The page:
Maturing. Maturing technologies create strong impact but no longer require sizable investment. They now receive low- to medium-investment levels and continue to generate steady value. Social media and marketing platforms would fall into this category. Both are business-critical to most media organizations; however, they no longer require the same kind of investment they demanded in previous years.

Sunrise/Sunset. Sunrise technologies receive medium levels of targeted investment and have begun to generate medium levels of impact as well. Sunset technologies have passed through their era of peak effectiveness and are now seeing declining levels of both investment and impact. In both cases, these technologies fall into the medium investment, medium impact center of the technology value map. In the media industry, they are all sunrise technologies, including digital payments and currency, on-demand marketplaces, D&A, IoT, artificial intelligence, and wearables. Each of these represents a rising area of investment and impact. The impact of IoT remains to be seen – its utilization in media is very specific and at this time there is not a big focus on it within the sector.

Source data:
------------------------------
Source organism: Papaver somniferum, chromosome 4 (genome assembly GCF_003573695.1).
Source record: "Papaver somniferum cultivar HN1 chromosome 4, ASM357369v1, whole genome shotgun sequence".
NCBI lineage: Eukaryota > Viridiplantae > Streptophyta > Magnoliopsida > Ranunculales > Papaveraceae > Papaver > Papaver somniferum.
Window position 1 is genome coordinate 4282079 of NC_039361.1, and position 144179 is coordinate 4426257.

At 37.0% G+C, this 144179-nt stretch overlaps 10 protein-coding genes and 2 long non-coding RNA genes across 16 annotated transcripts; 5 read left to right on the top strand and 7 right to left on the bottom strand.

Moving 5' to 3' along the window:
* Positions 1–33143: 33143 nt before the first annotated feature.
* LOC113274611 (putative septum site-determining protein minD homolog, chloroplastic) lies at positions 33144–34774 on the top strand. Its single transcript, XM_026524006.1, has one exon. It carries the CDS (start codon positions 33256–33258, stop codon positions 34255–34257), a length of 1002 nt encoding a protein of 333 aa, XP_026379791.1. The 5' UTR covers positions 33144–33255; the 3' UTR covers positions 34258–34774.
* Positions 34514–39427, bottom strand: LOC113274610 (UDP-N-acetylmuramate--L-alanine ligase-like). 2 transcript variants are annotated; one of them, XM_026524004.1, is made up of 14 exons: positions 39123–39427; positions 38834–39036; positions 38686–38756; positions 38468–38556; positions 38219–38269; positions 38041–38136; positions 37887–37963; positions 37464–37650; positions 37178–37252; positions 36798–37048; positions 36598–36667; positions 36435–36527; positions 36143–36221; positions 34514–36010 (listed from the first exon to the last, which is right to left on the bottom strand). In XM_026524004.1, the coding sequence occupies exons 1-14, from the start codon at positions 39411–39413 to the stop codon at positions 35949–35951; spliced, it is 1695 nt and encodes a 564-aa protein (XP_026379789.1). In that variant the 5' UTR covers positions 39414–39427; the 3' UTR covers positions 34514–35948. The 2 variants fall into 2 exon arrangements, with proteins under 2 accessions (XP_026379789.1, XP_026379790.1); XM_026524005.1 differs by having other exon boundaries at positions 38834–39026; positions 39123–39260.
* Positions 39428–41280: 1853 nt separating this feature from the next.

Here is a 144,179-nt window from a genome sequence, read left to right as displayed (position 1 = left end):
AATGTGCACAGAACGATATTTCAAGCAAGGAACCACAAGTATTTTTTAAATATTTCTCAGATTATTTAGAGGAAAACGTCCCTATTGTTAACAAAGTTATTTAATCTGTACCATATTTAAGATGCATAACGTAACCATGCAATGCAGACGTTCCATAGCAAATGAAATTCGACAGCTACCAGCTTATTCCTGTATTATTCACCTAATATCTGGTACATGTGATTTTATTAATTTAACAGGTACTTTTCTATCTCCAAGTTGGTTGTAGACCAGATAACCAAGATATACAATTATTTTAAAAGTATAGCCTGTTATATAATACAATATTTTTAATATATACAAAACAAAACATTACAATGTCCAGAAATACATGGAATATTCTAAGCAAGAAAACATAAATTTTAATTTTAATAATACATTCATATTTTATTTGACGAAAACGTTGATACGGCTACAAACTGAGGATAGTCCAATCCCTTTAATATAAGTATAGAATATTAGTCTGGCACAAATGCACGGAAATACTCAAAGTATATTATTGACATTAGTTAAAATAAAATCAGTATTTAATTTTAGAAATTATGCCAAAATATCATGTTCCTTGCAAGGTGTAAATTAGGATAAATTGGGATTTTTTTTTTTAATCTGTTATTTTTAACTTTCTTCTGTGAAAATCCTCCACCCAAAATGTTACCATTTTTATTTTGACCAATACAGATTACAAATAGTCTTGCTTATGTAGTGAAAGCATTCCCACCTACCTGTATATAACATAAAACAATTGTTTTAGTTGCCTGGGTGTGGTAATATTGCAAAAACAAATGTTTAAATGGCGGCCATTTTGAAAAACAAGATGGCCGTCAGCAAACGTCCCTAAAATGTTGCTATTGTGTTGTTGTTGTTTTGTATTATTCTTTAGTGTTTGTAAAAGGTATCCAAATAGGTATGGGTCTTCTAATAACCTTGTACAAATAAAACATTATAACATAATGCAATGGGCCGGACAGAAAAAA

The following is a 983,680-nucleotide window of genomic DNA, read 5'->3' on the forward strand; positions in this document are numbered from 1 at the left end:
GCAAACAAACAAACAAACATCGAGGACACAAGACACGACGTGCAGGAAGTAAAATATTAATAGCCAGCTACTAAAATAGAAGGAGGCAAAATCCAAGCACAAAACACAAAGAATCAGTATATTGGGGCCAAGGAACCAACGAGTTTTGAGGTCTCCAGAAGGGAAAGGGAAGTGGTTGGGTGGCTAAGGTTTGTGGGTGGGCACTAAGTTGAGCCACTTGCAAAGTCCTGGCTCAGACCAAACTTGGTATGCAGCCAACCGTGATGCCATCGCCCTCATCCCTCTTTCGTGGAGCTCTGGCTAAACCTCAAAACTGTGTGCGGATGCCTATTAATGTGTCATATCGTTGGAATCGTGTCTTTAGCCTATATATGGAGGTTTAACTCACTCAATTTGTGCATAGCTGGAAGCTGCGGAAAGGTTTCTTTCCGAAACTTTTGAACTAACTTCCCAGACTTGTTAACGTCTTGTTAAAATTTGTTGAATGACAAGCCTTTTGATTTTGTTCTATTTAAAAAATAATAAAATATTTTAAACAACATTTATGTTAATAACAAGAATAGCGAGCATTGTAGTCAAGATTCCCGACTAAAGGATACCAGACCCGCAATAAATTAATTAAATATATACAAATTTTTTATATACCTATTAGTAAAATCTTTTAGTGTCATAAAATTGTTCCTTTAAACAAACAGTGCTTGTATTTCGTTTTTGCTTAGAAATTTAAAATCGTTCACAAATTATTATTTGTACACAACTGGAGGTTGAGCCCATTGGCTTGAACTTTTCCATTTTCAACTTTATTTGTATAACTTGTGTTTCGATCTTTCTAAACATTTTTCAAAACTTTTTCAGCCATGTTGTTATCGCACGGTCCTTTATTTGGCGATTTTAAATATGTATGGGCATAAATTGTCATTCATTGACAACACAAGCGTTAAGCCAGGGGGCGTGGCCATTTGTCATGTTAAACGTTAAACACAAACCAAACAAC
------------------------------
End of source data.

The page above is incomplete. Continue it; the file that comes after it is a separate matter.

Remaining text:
Nascent: Future stars. Nascent technologies receive lesser levels of targeted investment and have yet to generate significant impact, yet are seen as potential future stars. In the media industry, these would include technologies such as virtual and augmented reality, 3-D printing, and robotics.

Reshaping Media Organizations

As is the case with any large-scale change to the business environment, disruptive technologies represent both opportunities and threats to established media companies.